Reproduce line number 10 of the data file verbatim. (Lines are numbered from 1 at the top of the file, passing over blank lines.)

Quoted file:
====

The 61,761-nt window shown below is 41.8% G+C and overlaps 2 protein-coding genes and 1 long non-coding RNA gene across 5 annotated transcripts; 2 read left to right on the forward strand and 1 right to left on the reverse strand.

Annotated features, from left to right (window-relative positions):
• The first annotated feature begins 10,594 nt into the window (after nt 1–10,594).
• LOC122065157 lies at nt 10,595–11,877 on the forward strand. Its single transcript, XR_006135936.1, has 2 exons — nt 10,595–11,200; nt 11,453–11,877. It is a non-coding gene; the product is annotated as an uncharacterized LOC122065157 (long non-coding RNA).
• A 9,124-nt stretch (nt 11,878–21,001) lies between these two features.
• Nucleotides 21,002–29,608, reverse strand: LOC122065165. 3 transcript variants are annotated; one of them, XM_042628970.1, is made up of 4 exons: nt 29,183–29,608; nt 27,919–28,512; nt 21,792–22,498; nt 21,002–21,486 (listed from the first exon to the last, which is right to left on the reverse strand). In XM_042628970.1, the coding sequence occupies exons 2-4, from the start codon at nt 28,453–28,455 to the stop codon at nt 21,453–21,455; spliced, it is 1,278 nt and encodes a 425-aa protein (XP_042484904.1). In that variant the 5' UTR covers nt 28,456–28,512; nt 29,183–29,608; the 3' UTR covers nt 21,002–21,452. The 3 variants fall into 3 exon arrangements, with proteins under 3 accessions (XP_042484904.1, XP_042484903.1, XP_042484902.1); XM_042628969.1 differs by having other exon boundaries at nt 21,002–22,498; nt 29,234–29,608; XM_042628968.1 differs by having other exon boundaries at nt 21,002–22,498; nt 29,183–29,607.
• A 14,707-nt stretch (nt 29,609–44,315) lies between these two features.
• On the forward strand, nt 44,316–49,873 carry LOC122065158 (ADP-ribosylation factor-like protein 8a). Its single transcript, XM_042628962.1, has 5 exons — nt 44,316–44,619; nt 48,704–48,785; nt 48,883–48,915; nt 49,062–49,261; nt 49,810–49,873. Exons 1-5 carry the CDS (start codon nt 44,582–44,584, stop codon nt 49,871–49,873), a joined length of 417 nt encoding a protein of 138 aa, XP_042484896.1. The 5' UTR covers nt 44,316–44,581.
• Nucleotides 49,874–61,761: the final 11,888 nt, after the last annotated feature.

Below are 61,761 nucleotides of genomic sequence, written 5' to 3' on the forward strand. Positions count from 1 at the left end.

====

Below are 61,761 nucleotides of genomic sequence, written 5' to 3' on the forward strand. Positions count from 1 at the left end.